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10 Simple Gin Cocktail You Must Try

10 Simple Gin Cocktail You Must Try

10 Simple Gin Cocktail Recipes You Must Try

Go beyond the usual gin and tonic or martini. There are numerous and exciting gin cocktails to explore. It’s delicious and satisfying.

With its accommodating base and botanical perfume, gin is excellent for cocktails because it is so inclusive in nature. As a base spirit it livens up and elevates simple home ingredients to just simply change your day.

Before you furrow your brow thinking you need to buy that entire bartending set, rest assured that a gin cocktail can be as simple as it is elegant - requiring little more than existing tools you can find in the kitchen.

Here are 5 recipes to start you off on your heady journey. Feel free to do as many sip tests as you want.


Gin Fizz

Love your lemon meringue pastries? Then you’ll enjoy the Gin Fizz. The tart gin cocktail has a lovely texture thanks to its foam topping, and is a refreshing number at casual events. It’s also incredibly fast to make and the foam is mesmerising to watch as it forms.

  • 4 parts gin (we recommend the Warner’s London Dry or Harrington – higher alcohol)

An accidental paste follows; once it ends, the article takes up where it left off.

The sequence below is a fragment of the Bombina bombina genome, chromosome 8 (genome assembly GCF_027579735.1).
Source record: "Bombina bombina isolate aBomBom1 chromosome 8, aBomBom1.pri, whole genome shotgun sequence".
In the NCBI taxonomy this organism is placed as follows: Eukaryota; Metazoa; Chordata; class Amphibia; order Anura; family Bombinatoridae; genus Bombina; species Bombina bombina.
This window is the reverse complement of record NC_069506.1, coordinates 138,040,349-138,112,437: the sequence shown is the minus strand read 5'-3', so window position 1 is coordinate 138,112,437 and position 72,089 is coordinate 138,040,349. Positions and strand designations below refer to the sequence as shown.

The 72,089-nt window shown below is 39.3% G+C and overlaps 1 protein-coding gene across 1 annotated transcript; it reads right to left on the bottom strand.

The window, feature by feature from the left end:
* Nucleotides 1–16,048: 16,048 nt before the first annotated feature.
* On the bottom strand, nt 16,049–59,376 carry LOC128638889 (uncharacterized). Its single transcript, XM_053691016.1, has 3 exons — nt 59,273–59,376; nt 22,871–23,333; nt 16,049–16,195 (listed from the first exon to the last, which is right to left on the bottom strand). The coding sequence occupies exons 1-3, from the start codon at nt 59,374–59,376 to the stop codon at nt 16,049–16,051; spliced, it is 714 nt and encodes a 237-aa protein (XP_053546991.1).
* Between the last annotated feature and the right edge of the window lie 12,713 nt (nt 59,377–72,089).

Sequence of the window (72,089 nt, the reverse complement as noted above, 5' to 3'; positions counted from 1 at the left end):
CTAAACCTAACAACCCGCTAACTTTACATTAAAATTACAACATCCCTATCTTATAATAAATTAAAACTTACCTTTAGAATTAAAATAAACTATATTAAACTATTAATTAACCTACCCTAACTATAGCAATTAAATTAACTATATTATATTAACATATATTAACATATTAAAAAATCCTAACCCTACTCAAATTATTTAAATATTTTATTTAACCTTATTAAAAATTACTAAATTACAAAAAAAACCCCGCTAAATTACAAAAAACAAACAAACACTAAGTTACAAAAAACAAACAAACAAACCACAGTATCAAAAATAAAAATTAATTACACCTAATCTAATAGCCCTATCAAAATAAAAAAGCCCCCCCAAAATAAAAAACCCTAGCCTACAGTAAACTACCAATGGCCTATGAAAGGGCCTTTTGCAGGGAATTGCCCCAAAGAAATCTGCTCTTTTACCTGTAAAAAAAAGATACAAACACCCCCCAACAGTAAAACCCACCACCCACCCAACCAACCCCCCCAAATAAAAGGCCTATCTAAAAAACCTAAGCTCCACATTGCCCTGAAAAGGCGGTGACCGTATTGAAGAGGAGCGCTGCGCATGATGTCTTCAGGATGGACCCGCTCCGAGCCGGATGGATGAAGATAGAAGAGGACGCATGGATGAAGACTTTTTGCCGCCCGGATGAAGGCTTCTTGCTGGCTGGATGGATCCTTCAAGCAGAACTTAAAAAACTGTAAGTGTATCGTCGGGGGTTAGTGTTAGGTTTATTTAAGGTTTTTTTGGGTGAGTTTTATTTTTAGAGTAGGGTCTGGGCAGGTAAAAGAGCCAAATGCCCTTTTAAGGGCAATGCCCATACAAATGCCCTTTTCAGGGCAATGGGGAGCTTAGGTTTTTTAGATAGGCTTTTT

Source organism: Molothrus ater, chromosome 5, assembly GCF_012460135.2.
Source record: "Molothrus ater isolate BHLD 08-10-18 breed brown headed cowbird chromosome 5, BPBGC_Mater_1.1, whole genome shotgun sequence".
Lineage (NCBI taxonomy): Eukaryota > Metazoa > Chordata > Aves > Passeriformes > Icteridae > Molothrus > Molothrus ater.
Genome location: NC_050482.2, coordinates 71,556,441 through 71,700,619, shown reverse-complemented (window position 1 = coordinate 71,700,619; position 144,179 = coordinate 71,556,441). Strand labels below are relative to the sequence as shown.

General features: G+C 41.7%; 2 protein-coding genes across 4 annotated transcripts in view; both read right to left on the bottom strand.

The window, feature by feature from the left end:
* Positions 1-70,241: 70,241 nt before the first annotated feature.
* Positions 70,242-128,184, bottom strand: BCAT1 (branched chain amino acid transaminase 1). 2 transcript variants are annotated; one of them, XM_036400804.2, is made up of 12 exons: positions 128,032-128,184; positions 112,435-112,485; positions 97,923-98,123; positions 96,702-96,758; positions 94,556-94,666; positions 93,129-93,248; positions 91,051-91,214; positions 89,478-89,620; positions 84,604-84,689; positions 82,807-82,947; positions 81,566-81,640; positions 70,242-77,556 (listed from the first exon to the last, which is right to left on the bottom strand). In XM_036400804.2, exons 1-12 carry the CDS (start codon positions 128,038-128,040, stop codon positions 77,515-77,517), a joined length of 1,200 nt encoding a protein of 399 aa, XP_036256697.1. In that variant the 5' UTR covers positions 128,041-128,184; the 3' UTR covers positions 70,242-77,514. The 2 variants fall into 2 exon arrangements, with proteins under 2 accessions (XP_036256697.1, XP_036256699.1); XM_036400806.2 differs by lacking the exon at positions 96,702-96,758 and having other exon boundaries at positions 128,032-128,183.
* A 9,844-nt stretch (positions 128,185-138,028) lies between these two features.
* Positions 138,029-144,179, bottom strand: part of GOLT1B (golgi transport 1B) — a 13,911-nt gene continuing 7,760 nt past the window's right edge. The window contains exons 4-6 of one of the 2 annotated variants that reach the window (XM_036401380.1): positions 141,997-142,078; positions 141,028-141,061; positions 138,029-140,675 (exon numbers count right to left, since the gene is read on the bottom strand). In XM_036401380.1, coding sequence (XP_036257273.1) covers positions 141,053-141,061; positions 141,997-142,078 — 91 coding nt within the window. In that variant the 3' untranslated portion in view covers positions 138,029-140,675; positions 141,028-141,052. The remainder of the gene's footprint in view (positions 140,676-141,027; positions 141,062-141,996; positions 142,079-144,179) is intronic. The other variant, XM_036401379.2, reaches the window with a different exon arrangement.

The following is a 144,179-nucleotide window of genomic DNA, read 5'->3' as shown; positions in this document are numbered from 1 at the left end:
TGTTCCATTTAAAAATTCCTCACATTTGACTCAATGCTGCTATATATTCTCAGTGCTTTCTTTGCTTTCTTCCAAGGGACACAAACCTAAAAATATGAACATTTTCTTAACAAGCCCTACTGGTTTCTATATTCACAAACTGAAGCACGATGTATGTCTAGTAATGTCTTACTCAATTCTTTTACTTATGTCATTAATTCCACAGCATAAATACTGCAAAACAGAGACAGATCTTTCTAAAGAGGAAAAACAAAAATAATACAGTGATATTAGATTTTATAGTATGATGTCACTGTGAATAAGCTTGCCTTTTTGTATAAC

• 2 parts fresh lemon juice
  • 2 parts simple syrup
  • 1 part egg white
  • Soda water as needed


Combine the gin, lemon juice, syrup and egg white into a shaker and do a “dry shake”. This is when you mix the ingredients without ice. After you have done so, you’ll notice that the foam from the egg white is forming. This is when you can add the ice cubes to chill the mixture. Shake for a bit more and pour them into a glass (usually 2 if you are using one egg white). Top up with soda and watch the beautiful smooth foam rise to the top.



From something sour, we go to something less tart. The Bramble is really an adult Ribena. It evokes the goodness of forest Blackberries to create a satisfying sip. Created by Dick Bradsell in the 1980s in London, England, the gin cocktail features creme de mure. But don’t worry, there are worthy replacements if that’s not available. 

  • 4 parts gin (we recommend G’vine Floraison)
  • 2 parts fresh lemon juice
  • 2 parts simple syrup
  • 1 part creme de mure (Blackberries) (we recommend Massenez)


Combine the first three ingredients in a shaker and mix it up before pouring them out into a glass with crushed ice. Drizzle the top with the creme de mure. If you don’t have that, you can replace it with chambord for a raspberry twist. In a pinch, you can even use Ribena syrup for that blackcurrant magic.